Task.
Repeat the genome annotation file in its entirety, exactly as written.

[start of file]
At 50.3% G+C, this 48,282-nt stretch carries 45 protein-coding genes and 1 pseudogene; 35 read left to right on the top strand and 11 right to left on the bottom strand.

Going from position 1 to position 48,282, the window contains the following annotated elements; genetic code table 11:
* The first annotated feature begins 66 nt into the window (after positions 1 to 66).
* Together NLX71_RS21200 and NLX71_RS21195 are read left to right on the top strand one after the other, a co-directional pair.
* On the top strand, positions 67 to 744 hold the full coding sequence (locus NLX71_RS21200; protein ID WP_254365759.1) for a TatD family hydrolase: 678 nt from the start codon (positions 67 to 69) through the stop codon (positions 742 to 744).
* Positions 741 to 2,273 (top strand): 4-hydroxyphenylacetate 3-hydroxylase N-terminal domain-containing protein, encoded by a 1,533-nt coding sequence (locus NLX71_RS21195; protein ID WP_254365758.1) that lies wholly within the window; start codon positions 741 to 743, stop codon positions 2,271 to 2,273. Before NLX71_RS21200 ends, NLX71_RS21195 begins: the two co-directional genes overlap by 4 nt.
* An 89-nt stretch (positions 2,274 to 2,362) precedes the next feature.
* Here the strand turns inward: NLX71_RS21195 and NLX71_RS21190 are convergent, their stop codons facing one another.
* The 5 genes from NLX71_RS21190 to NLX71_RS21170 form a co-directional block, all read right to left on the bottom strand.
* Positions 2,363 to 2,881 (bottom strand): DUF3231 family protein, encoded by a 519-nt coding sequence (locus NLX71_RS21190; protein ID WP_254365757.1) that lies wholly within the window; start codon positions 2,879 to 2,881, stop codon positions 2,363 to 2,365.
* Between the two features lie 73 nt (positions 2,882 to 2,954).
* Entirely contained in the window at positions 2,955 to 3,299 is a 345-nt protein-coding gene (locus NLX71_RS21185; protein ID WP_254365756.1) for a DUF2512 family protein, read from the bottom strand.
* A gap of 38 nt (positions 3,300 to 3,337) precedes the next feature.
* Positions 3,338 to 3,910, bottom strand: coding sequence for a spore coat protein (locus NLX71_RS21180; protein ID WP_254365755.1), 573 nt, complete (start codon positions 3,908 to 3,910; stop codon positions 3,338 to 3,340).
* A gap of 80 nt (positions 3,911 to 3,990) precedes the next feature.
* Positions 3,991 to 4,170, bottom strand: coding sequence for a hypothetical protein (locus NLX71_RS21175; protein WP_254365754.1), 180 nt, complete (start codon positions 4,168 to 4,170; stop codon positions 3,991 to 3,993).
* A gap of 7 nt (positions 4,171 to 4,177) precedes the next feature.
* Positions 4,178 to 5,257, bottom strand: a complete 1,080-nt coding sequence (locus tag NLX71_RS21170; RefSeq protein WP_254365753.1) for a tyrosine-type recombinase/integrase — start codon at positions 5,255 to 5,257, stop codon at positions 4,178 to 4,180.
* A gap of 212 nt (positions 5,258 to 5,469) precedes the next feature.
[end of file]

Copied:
At 50.3% G+C, this 48,282-nt stretch carries 45 protein-coding genes and 1 pseudogene; 35 read left to right on the top strand and 11 right to left on the bottom strand.

Going from position 1 to position 48,282, the window contains the following annotated elements; genetic code table 11:
* The first annotated feature begins 66 nt into the window (after positions 1 to 66).
* Together NLX71_RS21200 and NLX71_RS21195 are read left to right on the top strand one after the other, a co-directional pair.
* On the top strand, positions 67 to 744 hold the full coding sequence (locus NLX71_RS21200; protein ID WP_254365759.1) for a TatD family hydrolase: 678 nt from the start codon (positions 67 to 69) through the stop codon (positions 742 to 744).
* Positions 741 to 2,273 (top strand): 4-hydroxyphenylacetate 3-hydroxylase N-terminal domain-containing protein, encoded by a 1,533-nt coding sequence (locus NLX71_RS21195; protein ID WP_254365758.1) that lies wholly within the window; start codon positions 741 to 743, stop codon positions 2,271 to 2,273. Before NLX71_RS21200 ends, NLX71_RS21195 begins: the two co-directional genes overlap by 4 nt.
* An 89-nt stretch (positions 2,274 to 2,362) precedes the next feature.
* Here the strand turns inward: NLX71_RS21195 and NLX71_RS21190 are convergent, their stop codons facing one another.
* The 5 genes from NLX71_RS21190 to NLX71_RS21170 form a co-directional block, all read right to left on the bottom strand.
* Positions 2,363 to 2,881 (bottom strand): DUF3231 family protein, encoded by a 519-nt coding sequence (locus NLX71_RS21190; protein ID WP_254365757.1) that lies wholly within the window; start codon positions 2,879 to 2,881, stop codon positions 2,363 to 2,365.
* Between the two features lie 73 nt (positions 2,882 to 2,954).
* Entirely contained in the window at positions 2,955 to 3,299 is a 345-nt protein-coding gene (locus NLX71_RS21185; protein ID WP_254365756.1) for a DUF2512 family protein, read from the bottom strand.
* A gap of 38 nt (positions 3,300 to 3,337) precedes the next feature.
* Positions 3,338 to 3,910, bottom strand: coding sequence for a spore coat protein (locus NLX71_RS21180; protein ID WP_254365755.1), 573 nt, complete (start codon positions 3,908 to 3,910; stop codon positions 3,338 to 3,340).
* A gap of 80 nt (positions 3,911 to 3,990) precedes the next feature.
* Positions 3,991 to 4,170, bottom strand: coding sequence for a hypothetical protein (locus NLX71_RS21175; protein WP_254365754.1), 180 nt, complete (start codon positions 4,168 to 4,170; stop codon positions 3,991 to 3,993).
* A gap of 7 nt (positions 4,171 to 4,177) precedes the next feature.
* Positions 4,178 to 5,257, bottom strand: a complete 1,080-nt coding sequence (locus tag NLX71_RS21170; RefSeq protein WP_254365753.1) for a tyrosine-type recombinase/integrase — start codon at positions 5,255 to 5,257, stop codon at positions 4,178 to 4,180.
* A gap of 212 nt (positions 5,258 to 5,469) precedes the next feature.